Series Editors: Moira Stewart, Judith Belle Brown and Thomas R Freeman Primary care clinicians are often unfamiliar with new and effective methods for detecting substance abuse problems in their earliest stages, and the majority of patients with substance abuse problems remain undiagnosed. Substance Abuse is written by primary care clinicians and focused to meet the needs of primary care providers, demonstrating how the patient-centered clinical method can assist clinicians in learning how to diagnose this complex psychosocial disorder. This book describes how to use state-of-the-art screening techniques, and how to understand and motivate patients to decrease or eliminate harmful use of alcohol and drugs. It presents the latest scientific findings and gives examples of using a patient-centered approach, as well as describing specific communication skills, with samples of dialogue illustrating their use in helping substance-abusing patients. This is essential reading for all family doctors, paediatricians, gynaecologists, psychiatrists, nurses, social workers, psychologists and all clinicians whose practices include substance abusing patients. It will also appeal to counsellors, education personnel and all professionals working with substance abusing individuals.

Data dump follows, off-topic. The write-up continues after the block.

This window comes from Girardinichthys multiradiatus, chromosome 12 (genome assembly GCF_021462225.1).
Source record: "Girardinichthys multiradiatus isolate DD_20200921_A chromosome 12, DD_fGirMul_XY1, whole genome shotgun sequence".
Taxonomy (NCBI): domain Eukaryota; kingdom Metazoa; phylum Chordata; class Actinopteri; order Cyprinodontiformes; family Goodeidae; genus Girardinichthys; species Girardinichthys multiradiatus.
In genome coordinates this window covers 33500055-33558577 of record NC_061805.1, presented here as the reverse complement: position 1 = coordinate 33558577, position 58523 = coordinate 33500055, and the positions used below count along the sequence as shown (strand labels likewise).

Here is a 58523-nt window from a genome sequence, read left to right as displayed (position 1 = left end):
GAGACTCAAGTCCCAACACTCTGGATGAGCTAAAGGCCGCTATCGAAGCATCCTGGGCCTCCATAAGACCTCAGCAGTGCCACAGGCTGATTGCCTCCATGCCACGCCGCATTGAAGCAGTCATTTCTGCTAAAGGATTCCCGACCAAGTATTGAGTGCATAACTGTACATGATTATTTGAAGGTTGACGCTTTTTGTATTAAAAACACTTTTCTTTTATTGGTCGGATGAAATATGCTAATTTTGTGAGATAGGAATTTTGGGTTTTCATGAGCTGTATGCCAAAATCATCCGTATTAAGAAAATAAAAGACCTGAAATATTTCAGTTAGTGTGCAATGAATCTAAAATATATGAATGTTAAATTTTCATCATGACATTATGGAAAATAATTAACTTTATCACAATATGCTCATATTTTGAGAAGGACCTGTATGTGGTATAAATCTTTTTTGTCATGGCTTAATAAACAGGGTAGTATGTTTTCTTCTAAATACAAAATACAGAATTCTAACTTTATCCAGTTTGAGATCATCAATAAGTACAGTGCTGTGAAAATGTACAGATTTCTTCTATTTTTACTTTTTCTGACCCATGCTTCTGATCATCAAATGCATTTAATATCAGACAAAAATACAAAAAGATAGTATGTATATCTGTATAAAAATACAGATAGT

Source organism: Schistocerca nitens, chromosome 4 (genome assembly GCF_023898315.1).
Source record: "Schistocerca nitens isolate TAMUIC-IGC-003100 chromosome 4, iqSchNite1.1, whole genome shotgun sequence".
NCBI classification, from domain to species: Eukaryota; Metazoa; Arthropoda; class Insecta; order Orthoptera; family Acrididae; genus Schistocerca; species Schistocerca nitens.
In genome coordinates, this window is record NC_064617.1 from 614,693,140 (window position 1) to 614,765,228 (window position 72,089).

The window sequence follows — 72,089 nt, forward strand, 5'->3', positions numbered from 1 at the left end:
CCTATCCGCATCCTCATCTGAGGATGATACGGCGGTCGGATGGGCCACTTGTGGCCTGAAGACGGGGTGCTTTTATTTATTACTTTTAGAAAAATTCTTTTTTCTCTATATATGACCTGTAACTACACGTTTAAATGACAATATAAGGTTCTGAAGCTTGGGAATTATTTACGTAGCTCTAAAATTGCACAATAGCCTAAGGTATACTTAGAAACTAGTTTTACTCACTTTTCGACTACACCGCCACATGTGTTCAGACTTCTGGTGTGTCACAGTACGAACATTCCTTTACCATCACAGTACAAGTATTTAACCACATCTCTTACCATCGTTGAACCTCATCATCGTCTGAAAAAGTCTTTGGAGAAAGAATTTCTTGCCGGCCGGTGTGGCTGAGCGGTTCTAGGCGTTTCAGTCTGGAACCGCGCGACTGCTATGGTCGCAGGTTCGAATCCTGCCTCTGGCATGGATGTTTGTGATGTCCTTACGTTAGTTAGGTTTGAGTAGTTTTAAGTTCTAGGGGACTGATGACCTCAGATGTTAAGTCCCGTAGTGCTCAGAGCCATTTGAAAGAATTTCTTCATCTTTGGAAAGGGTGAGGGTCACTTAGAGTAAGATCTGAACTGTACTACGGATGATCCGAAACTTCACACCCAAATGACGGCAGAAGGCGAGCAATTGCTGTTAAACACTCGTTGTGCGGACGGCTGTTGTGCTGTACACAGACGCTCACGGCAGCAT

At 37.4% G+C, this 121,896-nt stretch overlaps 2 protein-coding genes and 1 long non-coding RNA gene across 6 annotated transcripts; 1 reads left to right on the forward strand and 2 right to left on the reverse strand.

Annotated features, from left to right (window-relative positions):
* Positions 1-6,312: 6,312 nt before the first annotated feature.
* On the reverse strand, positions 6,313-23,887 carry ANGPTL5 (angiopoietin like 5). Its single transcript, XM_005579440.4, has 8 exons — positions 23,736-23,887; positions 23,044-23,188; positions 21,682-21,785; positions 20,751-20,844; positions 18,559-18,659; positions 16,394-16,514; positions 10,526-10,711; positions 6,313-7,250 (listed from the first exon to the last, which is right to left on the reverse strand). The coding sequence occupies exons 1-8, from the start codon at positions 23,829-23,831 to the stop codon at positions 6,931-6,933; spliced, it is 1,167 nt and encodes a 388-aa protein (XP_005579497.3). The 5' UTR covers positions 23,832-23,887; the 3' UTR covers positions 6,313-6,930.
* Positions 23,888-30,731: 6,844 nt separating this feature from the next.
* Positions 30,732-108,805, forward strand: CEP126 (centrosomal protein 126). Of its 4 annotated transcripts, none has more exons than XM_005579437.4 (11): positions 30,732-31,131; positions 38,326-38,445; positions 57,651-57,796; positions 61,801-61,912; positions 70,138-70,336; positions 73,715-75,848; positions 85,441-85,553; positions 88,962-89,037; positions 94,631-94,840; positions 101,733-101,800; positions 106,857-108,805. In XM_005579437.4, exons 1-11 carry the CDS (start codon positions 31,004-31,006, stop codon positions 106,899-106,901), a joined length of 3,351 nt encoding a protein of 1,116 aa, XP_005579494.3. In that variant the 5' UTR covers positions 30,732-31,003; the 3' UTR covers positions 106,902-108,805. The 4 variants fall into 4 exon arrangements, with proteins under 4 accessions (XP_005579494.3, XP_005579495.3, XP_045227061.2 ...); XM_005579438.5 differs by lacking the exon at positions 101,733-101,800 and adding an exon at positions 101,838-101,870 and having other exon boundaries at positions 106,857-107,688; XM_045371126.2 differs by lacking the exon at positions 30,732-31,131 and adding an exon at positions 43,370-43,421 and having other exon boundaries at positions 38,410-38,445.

Table of Contents
Magnitude of the problem: painting the mosiac of substance abuse in a multi-ethnic society. Alcholoism: pathophysiology of a disease. 'Sinking in a pool of wine': substance abuse and literature. Understanding the whole person: developmental issues in the patient-centered approach to substance abuse. Impact of substance abuse on the family and work. Health promotion and prevention of substance abuse. Substance use disorders and the patient-clinician relationship. Reaching common ground with patients having drug/alcohol problems: defining problems and planning treatment.